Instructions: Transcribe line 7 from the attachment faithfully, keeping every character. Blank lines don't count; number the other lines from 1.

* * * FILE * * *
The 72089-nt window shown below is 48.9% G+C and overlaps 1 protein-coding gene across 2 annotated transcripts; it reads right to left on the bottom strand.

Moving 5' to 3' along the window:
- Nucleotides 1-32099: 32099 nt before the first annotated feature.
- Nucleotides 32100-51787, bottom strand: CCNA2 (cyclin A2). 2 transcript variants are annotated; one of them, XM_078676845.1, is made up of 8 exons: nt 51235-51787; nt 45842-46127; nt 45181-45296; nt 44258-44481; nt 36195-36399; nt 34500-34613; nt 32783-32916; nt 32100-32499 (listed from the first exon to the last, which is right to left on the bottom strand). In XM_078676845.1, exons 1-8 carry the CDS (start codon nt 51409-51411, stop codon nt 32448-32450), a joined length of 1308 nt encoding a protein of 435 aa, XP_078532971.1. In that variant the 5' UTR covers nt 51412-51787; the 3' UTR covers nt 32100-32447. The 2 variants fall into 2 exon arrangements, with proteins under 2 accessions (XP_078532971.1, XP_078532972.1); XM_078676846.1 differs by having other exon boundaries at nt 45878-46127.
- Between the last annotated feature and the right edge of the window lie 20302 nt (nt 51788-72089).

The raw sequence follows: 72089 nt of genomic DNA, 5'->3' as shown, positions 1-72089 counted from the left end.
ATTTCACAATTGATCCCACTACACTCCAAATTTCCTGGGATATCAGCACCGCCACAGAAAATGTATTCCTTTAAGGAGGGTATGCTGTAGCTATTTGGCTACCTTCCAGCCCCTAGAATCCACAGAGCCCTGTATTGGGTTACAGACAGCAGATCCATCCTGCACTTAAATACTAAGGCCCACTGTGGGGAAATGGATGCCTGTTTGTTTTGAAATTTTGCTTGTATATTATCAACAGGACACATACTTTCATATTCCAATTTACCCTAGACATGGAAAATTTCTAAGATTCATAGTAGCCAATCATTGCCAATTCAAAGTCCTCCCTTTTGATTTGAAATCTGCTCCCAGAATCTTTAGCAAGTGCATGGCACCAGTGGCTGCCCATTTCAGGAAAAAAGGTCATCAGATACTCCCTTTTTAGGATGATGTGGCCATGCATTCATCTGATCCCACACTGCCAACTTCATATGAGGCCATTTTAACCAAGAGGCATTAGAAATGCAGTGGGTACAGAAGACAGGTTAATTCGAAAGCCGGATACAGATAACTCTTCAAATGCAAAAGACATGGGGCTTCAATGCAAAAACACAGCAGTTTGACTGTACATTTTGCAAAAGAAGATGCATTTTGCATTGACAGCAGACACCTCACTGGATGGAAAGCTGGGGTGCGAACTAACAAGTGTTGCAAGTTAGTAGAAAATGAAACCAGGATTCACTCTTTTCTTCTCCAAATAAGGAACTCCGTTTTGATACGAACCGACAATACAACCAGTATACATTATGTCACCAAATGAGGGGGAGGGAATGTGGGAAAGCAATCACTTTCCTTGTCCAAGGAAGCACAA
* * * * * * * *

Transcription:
ATTTCACAATTGATCCCACTACACTCCAAATTTCCTGGGATATCAGCACCGCCACAGAAAATGTATTCCTTTAAGGAGGGTATGCTGTAGCTATTTGGCTACCTTCCAGCCCCTAGAATCCACAGAGCCCTGTATTGGGTTACAGACAGCAGATCCATCCTGCACTTAAATACTAAGGCCCACTGTGGGGAAATGGATGCCTGTTTGTTTTGAAATTTTGCTTGTATATTATCAACAGGACACATACTTTCATATTCCAATTTACCCTAGACATGGAAAATTTCTAAGATTCATAGTAGCCAATCATTGCCAATTCAAAGTCCTCCCTTTTGATTTGAAATCTGCTCCCAGAATCTTTAGCAAGTGCATGGCACCAGTGGCTGCCCATTTCAGGAAAAAAGGTCATCAGATACTCCCTTTTTAGGATGATGTGGCCATGCATTCATCTGATCCCACACTGCCAACTTCATATGAGGCCATTTTAACCAAGAGGCATTAGAAATGCAGTGGGTACAGAAGACAGGTTAATTCGAAAGCCGGATACAGATAACTCTTCAAATGCAAAAGACATGGGGCTTCAATGCAAAAACACAGCAGTTTGACTGTACATTTTGCAAAAGAAGATGCATTTTGCATTGACAGCAGACACCTCACTGGATGGAAAGCTGGGGTGCGAACTAACAAGTGTTGCAAGTTAGTAGAAAATGAAACCAGGATTCACTCTTTTCTTCTCCAAATAAGGAACTCCGTTTTGATACGAACCGACAATACAACCAGTATACATTATGTCACCAAATGAGGGGGAGGGAATGTGGGAAAGCAATCACTTTCCTTGTCCAAGGAAGCACAA